We had already booked for the Sydney to Miami final three sectors of the January 2015 World cruise, and were on Marina over the 2014 Christmas period when news of the Insignia fire, and subsequent repairs in San Juan, came through. As expected, quite a few full RTW passengers cancelled out (quite understandable if they wanted to go all the way around.) We decided to pick up one of the Singapore - Shanghai newly available cabins and then rejoin the ship on our previously booked SYD - MIA cruise.
Embarkation in Singapore was straightforward and on time; the only niggle was that the dock was not the one expected. That in fact was an unexpected bonus because a shop we intended to visit turned out to be at the new location.
As we have been accustomed to, the cabin, public areas and the ship generally were all in first class condition - remarkably so and a tribute to the hard work put in by the skeleton crew during the positioning from the repair dock. Oceania maintenance beats the other top-end companies we have experienced hands down.
Concierge cabins on the R ships are "cosy" as opposed to spacious, but after a day or so that becomes unimportant: what really matters is the overall experience. The beds were, as usual, the most comfortable of those in any ship. The crew were fantastic, from the cabin attendant, the wait staff, the officers to the cleaners. I do my deck exercise before dawn, and every day probably got in the way of the deck cleaning and maintenance: it goes on constantly, beneath the radar of most passengers.
Dining was spread around all four main restaurants (we didn't try Waves this time). We are not foodies, preferring well cooked and presented food. Breakfast and lunch in the Grand dining room were most pleasant and relaxing, and the newly established barista bar (replacing the "old" bar outside the GDR), expertly run by Mario and Peter, made a very welcome change from the (niggle #2) truly ghastly coffee from the pots in the restaurants. (Note to Oceania: all the fleet's ships dispense virtually undrinkable coffee - just about everyone we talked to says the same thing. Oceania is not alone in this, though.) Dinner in the GDR can be a little protracted, and we ate in the Terrace more often than not.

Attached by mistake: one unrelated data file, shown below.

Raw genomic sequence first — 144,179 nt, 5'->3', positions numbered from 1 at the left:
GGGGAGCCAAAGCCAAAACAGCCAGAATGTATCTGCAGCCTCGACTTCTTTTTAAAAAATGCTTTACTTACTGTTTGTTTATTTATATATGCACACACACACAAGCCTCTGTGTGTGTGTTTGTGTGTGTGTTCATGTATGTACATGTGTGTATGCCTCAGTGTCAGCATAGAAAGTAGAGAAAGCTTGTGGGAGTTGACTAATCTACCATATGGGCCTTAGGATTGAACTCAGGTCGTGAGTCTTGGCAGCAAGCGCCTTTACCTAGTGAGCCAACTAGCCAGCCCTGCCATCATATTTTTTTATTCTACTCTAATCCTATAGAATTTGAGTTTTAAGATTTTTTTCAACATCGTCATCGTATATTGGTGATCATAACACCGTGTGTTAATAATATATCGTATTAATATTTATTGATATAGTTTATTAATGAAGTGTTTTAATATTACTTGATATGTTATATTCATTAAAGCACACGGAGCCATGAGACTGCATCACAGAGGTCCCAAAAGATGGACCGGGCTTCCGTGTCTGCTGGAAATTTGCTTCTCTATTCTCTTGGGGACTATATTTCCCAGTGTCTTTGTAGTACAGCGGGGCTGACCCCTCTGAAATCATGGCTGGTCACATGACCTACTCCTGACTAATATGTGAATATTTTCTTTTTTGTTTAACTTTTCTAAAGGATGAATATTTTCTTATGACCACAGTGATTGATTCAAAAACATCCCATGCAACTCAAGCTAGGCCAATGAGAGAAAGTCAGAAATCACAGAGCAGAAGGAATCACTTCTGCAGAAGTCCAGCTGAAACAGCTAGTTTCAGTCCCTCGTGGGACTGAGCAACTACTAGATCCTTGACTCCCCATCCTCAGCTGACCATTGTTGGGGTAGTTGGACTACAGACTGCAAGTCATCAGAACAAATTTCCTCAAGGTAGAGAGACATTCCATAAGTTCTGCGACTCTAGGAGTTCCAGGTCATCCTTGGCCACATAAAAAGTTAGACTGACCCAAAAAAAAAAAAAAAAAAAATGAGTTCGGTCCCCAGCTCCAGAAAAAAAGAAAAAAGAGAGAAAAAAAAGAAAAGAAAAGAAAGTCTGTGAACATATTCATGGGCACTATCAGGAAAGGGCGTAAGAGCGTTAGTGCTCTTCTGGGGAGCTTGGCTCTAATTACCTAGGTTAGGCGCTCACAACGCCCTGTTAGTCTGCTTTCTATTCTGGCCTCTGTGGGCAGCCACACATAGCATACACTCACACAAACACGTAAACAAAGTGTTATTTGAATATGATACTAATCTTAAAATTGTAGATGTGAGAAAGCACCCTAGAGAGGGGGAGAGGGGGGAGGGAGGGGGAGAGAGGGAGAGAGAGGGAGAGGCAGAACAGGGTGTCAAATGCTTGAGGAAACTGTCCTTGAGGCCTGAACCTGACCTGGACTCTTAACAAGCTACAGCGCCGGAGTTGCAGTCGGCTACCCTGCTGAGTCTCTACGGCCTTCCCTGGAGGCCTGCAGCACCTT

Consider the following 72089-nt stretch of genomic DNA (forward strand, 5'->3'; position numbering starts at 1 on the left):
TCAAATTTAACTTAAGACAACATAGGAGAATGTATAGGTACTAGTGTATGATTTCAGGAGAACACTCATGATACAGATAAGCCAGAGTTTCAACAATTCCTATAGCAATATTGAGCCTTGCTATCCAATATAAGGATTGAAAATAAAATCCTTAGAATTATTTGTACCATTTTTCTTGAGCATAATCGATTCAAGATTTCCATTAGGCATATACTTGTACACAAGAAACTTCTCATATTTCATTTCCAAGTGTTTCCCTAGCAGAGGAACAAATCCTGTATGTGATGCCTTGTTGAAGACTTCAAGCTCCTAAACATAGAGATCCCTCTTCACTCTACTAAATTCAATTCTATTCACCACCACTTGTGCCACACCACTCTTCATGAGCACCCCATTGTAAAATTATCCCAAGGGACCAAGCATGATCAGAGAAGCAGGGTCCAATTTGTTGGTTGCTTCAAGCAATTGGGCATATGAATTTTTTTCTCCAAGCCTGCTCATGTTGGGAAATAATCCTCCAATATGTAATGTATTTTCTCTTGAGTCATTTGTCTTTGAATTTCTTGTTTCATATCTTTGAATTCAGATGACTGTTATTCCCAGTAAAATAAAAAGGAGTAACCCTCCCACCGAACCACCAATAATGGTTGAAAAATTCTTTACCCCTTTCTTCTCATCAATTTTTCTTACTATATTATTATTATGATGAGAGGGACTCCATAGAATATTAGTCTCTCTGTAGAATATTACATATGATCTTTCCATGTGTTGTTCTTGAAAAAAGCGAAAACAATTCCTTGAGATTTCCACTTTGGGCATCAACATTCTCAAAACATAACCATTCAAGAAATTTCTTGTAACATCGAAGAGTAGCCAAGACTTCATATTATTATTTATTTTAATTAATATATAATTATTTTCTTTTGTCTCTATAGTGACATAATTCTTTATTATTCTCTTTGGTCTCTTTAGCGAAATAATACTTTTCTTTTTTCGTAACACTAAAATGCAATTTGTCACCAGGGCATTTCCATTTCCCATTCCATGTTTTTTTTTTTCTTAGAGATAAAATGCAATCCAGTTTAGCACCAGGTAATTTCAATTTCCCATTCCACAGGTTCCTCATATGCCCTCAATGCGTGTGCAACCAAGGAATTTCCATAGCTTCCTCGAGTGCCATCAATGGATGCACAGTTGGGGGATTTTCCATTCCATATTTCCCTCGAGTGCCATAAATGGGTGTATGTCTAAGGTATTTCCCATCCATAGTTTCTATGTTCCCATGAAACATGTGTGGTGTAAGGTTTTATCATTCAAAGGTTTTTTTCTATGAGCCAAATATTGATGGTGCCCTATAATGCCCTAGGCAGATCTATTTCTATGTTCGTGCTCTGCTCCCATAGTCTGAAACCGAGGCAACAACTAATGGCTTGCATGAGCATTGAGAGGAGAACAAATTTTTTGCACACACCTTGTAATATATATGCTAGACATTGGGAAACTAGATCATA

The food on previous cruises has frequently been too salty - sometimes unpleasantly so - and it was a nice change to eat well cooked dishes that didn't rely on salt for flavour, in all the restaurants.
One of the Oceania attractions is the informal dress code - no formal evenings. This, and the small ship "feel", more than makes up for the small ship downsides, such as fewer eating outlets and on occasions rather sparse entertainment. On the latter, the cruise director Andy made the very welcome decision to bring most of the shows forward by half an hour: nine o'clock suits most people rather than half past.
We didn't take any of the (usually overpriced and of variable quality) ship's tours, preferring to wander around ourselves. I can understand that cruise lines have to enhance the bottom line wherever they can, but they must lose a lot of customers by not, apparently, doing due diligence on the third party tour operators' standards, and charging three times the off-ship going rate.
Oceania allow you to take onboard the odd bottle or two for in-cabin consumption - most appreciated. However, (niggle #3), they appear to have changed their policy of changing, on request, the welcome bottle of champagne to red or white vin plonk which we have always done in the past. Please reconsider!
To sum up: if your preference is for big ship facilities and entertainment, formal attire and the like, you might possibly look elsewhere. But for faultless, friendly service sans too much hype, Insignia ticks all our boxes.
Small cabin, spotlessly clean. Extremely comfortable bed and bedding. Adequate under-bed and wardrobe space. Tiny, but usable, shower providing lashings of hot water. No plumbing issues, unlike some cruises on other lines. Strong WiFi signal in room; quite small but watchable TV above safe.